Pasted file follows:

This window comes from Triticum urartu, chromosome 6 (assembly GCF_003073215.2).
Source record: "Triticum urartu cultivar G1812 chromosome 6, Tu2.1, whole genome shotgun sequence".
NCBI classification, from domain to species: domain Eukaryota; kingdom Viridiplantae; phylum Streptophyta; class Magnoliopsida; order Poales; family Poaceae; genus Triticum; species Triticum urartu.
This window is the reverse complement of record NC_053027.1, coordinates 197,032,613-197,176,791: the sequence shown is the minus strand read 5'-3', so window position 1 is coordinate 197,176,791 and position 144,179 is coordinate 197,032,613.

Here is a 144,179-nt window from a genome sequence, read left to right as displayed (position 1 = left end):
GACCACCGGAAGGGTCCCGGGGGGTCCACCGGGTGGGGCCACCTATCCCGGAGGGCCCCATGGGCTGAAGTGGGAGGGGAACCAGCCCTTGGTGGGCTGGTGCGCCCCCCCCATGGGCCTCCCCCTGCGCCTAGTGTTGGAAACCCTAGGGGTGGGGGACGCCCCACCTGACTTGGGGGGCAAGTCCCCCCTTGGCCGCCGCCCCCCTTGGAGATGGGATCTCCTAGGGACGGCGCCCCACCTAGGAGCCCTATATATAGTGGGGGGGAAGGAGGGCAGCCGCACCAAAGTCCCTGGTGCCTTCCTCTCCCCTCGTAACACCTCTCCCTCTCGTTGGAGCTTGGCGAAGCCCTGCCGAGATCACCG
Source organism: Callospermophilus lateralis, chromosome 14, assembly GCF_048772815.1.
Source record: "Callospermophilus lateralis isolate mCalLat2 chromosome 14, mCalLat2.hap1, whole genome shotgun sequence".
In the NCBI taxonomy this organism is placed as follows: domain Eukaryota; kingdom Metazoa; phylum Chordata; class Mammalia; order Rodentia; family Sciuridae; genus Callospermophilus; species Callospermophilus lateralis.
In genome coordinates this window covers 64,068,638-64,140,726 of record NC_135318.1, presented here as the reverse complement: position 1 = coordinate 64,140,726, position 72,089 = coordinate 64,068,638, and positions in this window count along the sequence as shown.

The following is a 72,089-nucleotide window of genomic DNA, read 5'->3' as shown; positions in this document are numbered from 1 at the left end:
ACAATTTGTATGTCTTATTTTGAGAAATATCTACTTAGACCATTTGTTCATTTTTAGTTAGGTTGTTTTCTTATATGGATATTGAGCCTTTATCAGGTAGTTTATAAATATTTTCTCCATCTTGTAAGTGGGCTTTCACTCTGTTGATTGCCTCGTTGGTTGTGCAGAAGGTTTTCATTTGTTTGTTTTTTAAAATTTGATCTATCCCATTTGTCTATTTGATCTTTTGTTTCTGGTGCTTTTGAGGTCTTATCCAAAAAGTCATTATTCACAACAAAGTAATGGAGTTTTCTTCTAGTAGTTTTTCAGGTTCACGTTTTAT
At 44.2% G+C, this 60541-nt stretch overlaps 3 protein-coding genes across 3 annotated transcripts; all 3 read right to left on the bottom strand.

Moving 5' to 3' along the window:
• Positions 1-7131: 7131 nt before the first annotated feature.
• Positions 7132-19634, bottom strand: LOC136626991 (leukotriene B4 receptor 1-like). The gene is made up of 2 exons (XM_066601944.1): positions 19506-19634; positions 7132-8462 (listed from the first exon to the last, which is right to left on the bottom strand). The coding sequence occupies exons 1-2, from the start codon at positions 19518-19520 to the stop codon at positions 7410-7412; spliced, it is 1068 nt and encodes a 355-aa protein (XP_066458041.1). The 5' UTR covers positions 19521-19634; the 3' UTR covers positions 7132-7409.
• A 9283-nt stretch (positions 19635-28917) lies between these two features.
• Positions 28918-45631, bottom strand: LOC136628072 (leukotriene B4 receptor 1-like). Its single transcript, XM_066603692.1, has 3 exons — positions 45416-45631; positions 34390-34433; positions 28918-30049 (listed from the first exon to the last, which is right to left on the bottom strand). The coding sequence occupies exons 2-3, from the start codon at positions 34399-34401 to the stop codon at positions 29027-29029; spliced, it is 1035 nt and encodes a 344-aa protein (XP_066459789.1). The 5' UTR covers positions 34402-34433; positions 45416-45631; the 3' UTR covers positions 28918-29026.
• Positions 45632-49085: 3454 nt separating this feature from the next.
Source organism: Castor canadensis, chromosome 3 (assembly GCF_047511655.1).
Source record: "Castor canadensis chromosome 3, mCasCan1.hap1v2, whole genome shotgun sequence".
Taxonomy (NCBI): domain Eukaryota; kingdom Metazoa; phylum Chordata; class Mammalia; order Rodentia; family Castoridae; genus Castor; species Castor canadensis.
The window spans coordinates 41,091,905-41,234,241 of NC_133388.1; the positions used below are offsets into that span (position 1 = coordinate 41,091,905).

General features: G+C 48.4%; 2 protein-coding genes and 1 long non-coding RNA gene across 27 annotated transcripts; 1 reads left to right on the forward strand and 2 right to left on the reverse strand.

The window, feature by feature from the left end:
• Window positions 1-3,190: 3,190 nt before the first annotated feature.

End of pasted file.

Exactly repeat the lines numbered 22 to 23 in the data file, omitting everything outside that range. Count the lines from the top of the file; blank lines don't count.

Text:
Taxonomy (NCBI): domain Eukaryota; kingdom Metazoa; phylum Chordata; class Mammalia; order Rodentia; family Castoridae; genus Castor; species Castor canadensis.
The window spans coordinates 41,091,905-41,234,241 of NC_133388.1; the positions used below are offsets into that span (position 1 = coordinate 41,091,905).